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  • Writer's pictureeclectic Stefan

Delicious:”A recipe for change--there will be butter”

Dining out means different things to different people. You can enjoy a barbecued Asian chicken salad from your local cafe; a refined restaurant meal featuring Braised Macleay Valley Rabbit and Truffled Chestnut Loin ‘Porchetta’ on Buckwheat Polenta accompanied by a 2004 Tommaso Bussola Valpolicella Classico Superiore wine; and a flourless Amedei Chocolate Torte, Drunken Prunes in Grappa and Black Truffle Honey Gelato for dessert as part of a top-rated 12 course degustation dinner.

Your food will be served on plates with cutlery and a serviette; the menu will be printed on quality paper or written on a blackboard; and the food will be cooked by a qualified and, depending on the venue, a renowned chef known by one name only, such as Jamie, Heston or Tetsuya. Furthermore, you eat these meals outside the confines of your house. We simply take this for granted.

That may all sound like I’m stating the bleeding obvious. But all these features of dining in a cafe or restaurant were not the norm. Creating extraordinary culinary dishes added a degree of difficulty that was mind-boggling if you chose to recreate these menu items at home. Luckily, that’s why we have chefs.

In provincial France in 1789 immediately preceding the fall of the Bastille and the beginning of the French Revolution, master chef Manceron (Grégory Gadebois) is lauded by the Duke of Chamfort (Benjamin Levornhe) for his culinary skills. Extravagant and plentiful dishes are served when we meet Manceron and the Duke for a banquet with guests from the court of the King of France.

Manceron, The Duke of Chamfort & master chef Manceron in his realm

The mention of Truffled Chestnut Loin and Black Truffle Honey Gelato takes us immediately to Manceron and his fall from grace in the Duke’s household and, more importantly, in the realm of the lords, ladies and clergy who will determine whether the Duke is invited to join the splendour of the court of Louis XVI.

Although the feast prepared by Manceron is praised by everyone attending the banquet, one derogatory remark from a clergyman about a new dish with potatoes and truffles being fit only as food for pigs immediately reverses the tone of the conversation from praise to derision. Any food that comes from beneath the ground is considered vulgar and unworthy to be served for nobility. Make no mistake about the clergy. This is not your ordinary parish priest. Before the French Revolution, clergy were part of the First Estate and had power, land and did not pay taxes.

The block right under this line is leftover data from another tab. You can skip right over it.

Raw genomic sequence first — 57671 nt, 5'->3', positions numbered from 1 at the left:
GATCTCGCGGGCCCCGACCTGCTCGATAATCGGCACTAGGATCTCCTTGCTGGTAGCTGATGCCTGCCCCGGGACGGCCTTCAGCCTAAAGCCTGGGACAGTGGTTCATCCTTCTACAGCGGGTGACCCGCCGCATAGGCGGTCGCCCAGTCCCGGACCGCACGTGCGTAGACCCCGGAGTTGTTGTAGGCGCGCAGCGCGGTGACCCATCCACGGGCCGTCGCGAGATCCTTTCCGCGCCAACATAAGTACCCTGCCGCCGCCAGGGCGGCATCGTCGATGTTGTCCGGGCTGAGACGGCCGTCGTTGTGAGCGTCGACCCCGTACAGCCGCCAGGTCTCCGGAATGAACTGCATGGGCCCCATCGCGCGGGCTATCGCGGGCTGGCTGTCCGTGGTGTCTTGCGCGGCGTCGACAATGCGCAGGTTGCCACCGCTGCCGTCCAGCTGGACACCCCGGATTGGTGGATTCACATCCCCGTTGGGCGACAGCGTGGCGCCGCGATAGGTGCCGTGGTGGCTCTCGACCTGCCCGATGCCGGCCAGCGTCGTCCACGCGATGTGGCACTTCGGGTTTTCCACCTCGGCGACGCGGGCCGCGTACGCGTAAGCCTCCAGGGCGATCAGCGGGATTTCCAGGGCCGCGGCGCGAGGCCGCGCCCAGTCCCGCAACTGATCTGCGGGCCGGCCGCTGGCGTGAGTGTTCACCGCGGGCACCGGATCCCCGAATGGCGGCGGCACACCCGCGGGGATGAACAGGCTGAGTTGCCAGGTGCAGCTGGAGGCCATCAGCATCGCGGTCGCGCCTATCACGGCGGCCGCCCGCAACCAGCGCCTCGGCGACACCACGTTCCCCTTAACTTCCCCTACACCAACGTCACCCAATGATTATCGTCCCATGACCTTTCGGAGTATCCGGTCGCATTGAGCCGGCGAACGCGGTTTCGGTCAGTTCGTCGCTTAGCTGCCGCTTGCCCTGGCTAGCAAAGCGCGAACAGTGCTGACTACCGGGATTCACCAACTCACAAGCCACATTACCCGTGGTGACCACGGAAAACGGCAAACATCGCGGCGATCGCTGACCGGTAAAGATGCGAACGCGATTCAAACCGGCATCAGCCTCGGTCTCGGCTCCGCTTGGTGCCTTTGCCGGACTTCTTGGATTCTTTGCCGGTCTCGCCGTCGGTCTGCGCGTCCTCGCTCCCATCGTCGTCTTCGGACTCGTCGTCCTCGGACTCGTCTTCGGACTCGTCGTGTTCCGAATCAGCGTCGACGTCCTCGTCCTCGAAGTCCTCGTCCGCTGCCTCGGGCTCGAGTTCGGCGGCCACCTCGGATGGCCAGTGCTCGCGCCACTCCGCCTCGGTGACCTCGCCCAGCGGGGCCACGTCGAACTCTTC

The Duke is furious. Manceron refuses to apologise and leaves the Duke’s service and, having lost his taste for cooking, returns with his son Benjamin (Lorenzo Lefebvre) to his family home. A mysterious woman, Louise (Isabelle Carré), with an uncertain background appears on his doorstep and insists that she becomes Manceron’s assistant to learn a chef’s skills and to respark his love of food and cooking.

Manceron is unimpressed and refuses to accept her suggestion. Louise acts as an agent of disruption. She challenges conventional thinking about a woman’s position and rights in society. Louise is determined, confident and maintains self-esteem despite being derided by Manceron and his traditional views about what she should do and be.

Manceron is undecided and doubtful about her background story and his suspicions are well founded. Louise’s story is worth discovering. It explains a lot about her unyielding views and positivity despite significant barriers to her gender and perceived social standing.

Benjamin, Louise & Manceron--the future of gastronomy

Gradually, Manceron, Louise and Benjamin maintain a balance between their opposing views. Louise and Benjamin collaborate to convince Manceron that individual tables for diners in a shared dining room with menus and a choice of menu items depending on how much customers want to pay make good business sense.

Sure enough, their plans and decisions result in a successful venture that is open to people of all classes, not just the wealthy nobles. Changes include separate tables, not communal, serving food on plates, people paying according to how much they eat, menus, eating with other people you don’t know, using local ingredients, provincial food, honest in its origins rather than confected as a type of showmanship. The Duke's rebuff becomes Manceron's revenge that is not served cold but served with humility and intent.

The avalanche of changes in culinary practices that appear in Delicious may not have been orchestrated by one group of people in one place in the one time but that doesn’t matter because it’s not just about food, it’s about the people who prepare it, the people who consume it, the ingredients, and the way in which you treat the process of making the food. It’s about life’s essence.


Louise’s accommodation adds an interesting aside to the conditions in which people lived next to and below their animals’ quarters. Animals in close quarters with humans transferred diseases, such as measles and smallpox/cowpox. Jared Diamond’s book Guns, Germs and Steel provides a clear account of the impact on humans of close contact with animals.